As I sat quietly in Friends Meeting during silent meditation a few Sundays ago, I heard a powerful engine-like sound approaching from far away.  As the noise grew louder, the opposite open windows of the 1684 meeting house attracted my attention. Outside my mother, father and grandmother lay. Outside the window their graves absorbed the energy of the sky. They could no longer feel any life’s forces. But as one of their progeny, I could feel this energy coming from outside and above.

Handling Our Worlds

On a typically windy day when clouds caste their shadows on the turquoise water, the sea can look like a patchwork quilt full of lights and darks.  While sunny skies and low flying clouds these dark and light patches frequently dot the sea surface. If unfamiliar to their appearance, I remember feeling cautious around them. They may have a surprise waiting for a unsuspecting skipper.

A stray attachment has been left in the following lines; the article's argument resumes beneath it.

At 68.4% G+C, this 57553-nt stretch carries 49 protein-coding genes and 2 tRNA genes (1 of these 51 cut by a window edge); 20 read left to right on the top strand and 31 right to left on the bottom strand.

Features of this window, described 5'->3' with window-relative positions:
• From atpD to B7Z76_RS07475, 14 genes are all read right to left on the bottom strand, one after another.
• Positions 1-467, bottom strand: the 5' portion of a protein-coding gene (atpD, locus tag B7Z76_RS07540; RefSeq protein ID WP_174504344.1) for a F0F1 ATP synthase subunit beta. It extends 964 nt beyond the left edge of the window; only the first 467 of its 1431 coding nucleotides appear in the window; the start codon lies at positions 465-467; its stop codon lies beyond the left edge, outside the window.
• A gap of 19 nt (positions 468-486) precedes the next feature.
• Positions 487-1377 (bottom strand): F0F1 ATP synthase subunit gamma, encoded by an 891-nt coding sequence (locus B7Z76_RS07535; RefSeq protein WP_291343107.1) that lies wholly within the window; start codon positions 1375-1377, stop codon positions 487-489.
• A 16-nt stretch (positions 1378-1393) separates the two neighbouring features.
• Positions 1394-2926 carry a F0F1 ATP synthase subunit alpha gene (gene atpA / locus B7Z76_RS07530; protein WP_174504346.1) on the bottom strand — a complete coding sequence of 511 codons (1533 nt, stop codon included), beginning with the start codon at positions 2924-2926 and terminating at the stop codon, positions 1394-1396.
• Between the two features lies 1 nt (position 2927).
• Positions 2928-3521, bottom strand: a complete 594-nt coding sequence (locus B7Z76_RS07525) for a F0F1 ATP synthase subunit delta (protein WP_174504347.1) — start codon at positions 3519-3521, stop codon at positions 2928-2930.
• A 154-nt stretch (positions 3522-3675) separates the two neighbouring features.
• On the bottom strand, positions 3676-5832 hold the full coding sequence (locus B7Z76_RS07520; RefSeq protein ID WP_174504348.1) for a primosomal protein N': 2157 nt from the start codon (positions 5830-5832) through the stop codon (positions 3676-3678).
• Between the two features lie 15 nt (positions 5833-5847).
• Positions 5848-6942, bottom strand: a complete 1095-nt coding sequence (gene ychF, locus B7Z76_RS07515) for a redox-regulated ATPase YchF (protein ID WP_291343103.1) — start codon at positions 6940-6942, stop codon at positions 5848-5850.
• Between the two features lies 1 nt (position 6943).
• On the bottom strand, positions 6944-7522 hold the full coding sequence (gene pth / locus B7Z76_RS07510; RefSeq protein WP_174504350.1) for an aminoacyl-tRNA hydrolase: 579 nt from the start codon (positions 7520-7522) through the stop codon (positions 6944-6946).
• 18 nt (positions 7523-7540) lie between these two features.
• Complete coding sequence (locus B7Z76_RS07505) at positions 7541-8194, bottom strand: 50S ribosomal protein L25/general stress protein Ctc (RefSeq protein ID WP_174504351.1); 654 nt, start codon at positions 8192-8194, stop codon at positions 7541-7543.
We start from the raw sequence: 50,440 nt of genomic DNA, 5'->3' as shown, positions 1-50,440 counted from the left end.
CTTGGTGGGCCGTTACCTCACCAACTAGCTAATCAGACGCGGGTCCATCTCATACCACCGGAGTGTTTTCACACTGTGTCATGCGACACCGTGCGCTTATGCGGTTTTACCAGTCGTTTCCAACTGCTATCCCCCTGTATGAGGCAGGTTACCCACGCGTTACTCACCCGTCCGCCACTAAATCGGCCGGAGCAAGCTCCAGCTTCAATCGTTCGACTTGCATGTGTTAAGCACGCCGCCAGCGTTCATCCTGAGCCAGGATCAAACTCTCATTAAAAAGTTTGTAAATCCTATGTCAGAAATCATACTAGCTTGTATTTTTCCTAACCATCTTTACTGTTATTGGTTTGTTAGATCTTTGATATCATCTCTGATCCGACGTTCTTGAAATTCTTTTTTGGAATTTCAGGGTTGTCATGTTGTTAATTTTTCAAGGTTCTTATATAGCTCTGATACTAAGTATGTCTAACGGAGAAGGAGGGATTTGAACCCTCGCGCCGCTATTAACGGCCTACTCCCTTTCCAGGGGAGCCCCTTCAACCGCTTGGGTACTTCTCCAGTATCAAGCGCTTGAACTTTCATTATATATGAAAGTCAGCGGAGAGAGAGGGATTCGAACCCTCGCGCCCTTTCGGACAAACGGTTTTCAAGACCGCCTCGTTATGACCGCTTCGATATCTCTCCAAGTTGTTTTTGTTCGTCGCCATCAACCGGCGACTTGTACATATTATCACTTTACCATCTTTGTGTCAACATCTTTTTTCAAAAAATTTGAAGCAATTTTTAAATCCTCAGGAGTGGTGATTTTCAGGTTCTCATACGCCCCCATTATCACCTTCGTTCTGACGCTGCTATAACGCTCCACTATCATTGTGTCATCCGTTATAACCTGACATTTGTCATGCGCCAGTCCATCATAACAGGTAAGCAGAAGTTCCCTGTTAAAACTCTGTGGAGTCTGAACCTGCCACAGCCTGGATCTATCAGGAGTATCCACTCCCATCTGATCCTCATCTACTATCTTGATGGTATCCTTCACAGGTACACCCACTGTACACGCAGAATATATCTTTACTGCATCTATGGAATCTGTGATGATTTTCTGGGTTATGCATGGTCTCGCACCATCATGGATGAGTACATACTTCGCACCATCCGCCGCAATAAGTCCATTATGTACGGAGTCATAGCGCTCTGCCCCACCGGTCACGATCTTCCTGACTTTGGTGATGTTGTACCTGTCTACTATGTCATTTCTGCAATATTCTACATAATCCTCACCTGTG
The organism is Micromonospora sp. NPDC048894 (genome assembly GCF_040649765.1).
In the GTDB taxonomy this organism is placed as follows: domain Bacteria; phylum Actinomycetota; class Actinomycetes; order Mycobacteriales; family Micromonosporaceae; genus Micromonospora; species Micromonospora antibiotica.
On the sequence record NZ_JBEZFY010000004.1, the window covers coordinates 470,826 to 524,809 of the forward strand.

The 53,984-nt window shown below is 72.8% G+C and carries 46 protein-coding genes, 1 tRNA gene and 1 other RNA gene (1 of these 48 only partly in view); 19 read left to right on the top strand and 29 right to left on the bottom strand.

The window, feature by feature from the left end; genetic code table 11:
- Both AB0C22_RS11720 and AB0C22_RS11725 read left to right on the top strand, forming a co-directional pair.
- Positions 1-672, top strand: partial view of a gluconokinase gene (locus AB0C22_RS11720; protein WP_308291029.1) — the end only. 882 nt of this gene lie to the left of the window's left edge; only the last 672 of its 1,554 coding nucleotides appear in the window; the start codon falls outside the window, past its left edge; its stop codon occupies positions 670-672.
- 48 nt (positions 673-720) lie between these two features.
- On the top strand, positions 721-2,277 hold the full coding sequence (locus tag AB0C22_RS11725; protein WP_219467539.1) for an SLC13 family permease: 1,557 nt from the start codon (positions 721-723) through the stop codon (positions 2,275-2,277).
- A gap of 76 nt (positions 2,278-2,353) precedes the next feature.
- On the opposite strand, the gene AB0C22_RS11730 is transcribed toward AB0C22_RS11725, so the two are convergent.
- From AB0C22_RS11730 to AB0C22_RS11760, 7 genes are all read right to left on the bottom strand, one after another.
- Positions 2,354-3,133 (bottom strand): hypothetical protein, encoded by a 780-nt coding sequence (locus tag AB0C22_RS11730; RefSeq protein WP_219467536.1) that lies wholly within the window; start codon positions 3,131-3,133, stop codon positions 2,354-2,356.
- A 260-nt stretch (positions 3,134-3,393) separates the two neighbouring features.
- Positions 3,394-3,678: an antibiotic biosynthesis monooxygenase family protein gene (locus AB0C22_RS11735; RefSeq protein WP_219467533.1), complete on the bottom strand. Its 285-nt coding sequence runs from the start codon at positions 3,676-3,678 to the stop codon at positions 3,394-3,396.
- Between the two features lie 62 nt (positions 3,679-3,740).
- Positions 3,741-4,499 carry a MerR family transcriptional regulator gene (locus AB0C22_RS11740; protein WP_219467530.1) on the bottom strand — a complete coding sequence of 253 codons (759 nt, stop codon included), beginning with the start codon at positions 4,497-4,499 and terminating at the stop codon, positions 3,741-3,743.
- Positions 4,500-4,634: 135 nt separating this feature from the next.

Sailing Helen Keller

To sail. To spread a wing in the air and soar. No internal power. No fuel, just atmospheric energy. The only motion created by the elements of wind and water.  To some humans, sailing calls as powerfully as the ancient lure of flight itself, and to those who pursue it, the passion only increases. After Helen Keller blindness woke the world to her intelligence, sailing gradually woke to the idea of teaching sailing and even competitive racing to the blind.

Changing the Past

When Tiger arrived around 5:30 pm from Nassau, they anchored near us. Soon after, Mikiel and Monica dinghied over to our catamaran in West End cove. Immediately they noticed something tragic had happened. They saw our damage laying on our afterdeck. They called for us, but we did not answer. What happened to us he thought. Then Mikiel’s thoughts lead him to speculate how our rudders were damaged. Then he wondered if we were all right.

Tow Jobs

Most of us are born with five toes on each end of two legs. With those two, we gradually learn to stand and walk. Though in our early years, we often crawl, stagger wobbly-hobble, maybe even swim a floor to find our balance and equilibrium. We have to explore the world around us.  To stand and withstand a vertical posture, we need to become more upright.